Don't restrict the flow of technical knowledge
Martin Rowe- January 22, 2010
In follow up to my recent blog posting Technical papers and Open Access Publishing, I call in IEEE to change its policy on access to technical papers. Here’s my story.
I’m a member of two IEEE societies that publish IEEE Transactions. While most of the papers are rather scholarly, I sometimes run across one that I’d like to summarize and provide a link for readers to download the original paper. That happened recently. Knowing that IEEE forbids third parties such as T&MW from posting IEEE copyrighted work (I can live with that), I contacted one of the paper’s authors asking if he would post his paper and I’ll link to it.
The author agreed to post his paper, but he’s not a member of that IEEE society and thus he had no way to download his own work. That in itself is inexcusable, but it gets worse.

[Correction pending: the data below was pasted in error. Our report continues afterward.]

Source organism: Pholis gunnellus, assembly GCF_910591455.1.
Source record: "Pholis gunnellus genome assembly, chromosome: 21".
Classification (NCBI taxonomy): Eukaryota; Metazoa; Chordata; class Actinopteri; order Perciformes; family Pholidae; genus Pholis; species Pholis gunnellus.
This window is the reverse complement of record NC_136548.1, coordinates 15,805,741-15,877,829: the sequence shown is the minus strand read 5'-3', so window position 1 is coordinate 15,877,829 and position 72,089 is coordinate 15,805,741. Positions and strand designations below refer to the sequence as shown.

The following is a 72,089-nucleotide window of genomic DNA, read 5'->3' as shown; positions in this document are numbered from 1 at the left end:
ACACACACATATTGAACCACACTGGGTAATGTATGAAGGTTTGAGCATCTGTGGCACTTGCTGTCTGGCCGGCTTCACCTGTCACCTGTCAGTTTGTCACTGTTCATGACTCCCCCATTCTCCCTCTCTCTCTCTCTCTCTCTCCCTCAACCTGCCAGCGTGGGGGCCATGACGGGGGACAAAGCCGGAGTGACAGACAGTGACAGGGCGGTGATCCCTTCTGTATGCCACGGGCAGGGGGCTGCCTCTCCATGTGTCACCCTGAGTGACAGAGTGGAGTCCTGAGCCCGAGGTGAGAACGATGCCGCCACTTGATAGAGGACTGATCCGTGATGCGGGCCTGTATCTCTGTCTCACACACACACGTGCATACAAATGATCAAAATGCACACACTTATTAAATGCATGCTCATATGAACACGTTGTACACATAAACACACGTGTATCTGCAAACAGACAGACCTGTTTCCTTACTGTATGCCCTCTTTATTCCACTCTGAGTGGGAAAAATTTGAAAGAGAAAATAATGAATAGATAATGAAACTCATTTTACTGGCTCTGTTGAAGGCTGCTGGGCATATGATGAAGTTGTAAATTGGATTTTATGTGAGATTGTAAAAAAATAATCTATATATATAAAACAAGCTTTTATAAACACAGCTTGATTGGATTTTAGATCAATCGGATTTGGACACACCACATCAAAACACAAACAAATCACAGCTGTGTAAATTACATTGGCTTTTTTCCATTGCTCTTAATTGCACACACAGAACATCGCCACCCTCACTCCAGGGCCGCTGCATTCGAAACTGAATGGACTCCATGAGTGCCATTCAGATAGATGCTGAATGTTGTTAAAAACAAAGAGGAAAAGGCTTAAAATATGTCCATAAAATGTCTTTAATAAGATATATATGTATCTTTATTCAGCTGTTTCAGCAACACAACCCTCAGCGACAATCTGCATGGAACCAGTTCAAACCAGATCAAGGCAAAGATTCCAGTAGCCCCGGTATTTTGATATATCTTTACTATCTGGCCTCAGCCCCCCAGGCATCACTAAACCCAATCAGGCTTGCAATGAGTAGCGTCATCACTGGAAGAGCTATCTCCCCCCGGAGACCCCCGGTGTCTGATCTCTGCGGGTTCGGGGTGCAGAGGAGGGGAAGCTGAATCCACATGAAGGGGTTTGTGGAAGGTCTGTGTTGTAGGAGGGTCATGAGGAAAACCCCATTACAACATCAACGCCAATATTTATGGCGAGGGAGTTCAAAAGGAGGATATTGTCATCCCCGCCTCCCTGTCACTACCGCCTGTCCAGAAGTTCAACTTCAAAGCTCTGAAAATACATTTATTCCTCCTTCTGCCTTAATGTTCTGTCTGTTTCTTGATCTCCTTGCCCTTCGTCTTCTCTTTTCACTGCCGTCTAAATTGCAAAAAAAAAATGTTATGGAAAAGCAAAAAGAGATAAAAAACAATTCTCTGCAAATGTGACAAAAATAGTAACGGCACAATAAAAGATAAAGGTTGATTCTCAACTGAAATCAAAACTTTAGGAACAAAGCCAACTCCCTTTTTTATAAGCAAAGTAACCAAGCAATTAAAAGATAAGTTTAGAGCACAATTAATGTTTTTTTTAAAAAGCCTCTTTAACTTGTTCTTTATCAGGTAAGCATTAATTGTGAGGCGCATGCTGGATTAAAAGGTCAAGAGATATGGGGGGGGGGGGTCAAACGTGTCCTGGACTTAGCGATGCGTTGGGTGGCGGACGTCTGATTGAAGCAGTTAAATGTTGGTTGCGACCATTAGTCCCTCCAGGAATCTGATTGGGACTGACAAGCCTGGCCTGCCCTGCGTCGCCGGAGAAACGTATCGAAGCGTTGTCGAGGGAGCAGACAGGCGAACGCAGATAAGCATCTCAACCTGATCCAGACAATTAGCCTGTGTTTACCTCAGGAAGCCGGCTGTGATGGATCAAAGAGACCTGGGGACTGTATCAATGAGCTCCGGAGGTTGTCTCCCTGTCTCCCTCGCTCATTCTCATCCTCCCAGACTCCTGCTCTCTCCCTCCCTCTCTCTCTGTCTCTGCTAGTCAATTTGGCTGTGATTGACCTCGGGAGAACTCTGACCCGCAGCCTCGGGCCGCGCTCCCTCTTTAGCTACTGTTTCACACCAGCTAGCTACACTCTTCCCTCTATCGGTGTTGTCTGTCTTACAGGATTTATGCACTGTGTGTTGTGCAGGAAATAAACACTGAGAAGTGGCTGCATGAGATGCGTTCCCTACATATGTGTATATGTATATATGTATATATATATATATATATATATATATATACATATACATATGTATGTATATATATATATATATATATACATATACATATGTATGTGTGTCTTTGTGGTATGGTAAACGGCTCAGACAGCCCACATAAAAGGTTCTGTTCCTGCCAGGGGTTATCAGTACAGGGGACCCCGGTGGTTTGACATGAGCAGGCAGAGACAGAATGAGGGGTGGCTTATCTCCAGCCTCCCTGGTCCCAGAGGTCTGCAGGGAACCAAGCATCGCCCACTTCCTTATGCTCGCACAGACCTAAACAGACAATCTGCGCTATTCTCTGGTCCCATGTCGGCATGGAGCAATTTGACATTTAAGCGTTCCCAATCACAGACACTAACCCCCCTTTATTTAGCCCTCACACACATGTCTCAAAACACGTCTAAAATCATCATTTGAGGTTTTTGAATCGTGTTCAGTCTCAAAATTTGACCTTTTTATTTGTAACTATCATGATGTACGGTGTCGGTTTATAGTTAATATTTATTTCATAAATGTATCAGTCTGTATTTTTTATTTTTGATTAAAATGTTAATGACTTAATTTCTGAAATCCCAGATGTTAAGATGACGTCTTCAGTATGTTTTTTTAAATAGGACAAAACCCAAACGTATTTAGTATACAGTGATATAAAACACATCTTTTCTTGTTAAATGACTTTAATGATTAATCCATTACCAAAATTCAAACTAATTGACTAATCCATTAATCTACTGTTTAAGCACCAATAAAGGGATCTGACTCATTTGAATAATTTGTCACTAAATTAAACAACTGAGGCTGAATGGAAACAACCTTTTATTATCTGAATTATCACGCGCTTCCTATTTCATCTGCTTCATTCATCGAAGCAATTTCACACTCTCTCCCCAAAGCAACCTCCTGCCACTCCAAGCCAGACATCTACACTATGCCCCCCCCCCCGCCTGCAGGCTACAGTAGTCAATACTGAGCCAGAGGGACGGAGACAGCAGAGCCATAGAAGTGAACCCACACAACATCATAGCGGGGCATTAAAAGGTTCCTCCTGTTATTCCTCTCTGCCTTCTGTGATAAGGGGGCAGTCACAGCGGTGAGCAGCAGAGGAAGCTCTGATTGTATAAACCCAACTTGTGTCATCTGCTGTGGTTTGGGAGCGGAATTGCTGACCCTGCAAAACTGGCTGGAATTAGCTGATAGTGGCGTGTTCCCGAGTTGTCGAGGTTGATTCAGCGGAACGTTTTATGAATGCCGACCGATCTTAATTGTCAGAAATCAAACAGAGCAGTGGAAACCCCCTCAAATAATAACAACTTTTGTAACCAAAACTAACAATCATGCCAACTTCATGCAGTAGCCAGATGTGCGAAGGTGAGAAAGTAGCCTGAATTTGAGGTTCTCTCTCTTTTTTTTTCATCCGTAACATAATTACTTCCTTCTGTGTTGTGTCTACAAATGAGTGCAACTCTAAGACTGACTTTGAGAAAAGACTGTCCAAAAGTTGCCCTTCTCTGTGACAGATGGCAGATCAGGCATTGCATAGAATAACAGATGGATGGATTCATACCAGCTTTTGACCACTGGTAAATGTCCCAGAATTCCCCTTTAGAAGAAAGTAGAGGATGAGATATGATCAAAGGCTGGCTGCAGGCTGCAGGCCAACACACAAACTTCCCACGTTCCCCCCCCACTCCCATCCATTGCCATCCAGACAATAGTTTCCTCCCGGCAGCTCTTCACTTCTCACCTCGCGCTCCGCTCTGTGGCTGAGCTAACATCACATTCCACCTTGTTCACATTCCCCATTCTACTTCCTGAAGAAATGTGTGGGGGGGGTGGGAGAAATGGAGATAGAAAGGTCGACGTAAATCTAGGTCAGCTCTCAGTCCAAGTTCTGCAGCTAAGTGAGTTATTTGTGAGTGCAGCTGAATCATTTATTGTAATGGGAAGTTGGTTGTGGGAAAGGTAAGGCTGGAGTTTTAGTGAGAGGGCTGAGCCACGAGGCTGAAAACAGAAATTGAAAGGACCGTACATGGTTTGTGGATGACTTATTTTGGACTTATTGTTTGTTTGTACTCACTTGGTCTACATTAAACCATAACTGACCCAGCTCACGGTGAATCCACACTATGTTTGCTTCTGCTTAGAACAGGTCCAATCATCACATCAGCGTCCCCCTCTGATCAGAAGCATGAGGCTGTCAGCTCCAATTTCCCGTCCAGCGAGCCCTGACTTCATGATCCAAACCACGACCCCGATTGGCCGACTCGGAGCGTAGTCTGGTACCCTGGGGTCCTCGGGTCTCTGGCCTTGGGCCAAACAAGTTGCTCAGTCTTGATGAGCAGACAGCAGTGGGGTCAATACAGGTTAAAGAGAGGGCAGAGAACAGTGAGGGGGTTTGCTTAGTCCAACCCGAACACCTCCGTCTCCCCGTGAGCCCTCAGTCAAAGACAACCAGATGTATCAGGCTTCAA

“No problem,” I told the author. “I have access to your paper. I’ll download it and send it to you.” Simple enough, right?
Wrong. When I downloaded the PDF document, I received a customized version that included the words “Authorized licensed use limited to: Martin Rowe. Downloaded on [date and time removed] from IEEE Xplore. Restrictions apply.”
I contacted someone at IEEE who told me that if I have a full copy of Adobe Acrobat (we do here at T&MW), I could remove those words from each page and then send the document to the author for posting. I’m still waiting to hear from the author if he agrees to that.
This is absurd. IEEE should be in the business of promoting technical knowledge, which advances technology that can improve lives and create jobs. Instead, it goes out of its way to restrict that flow.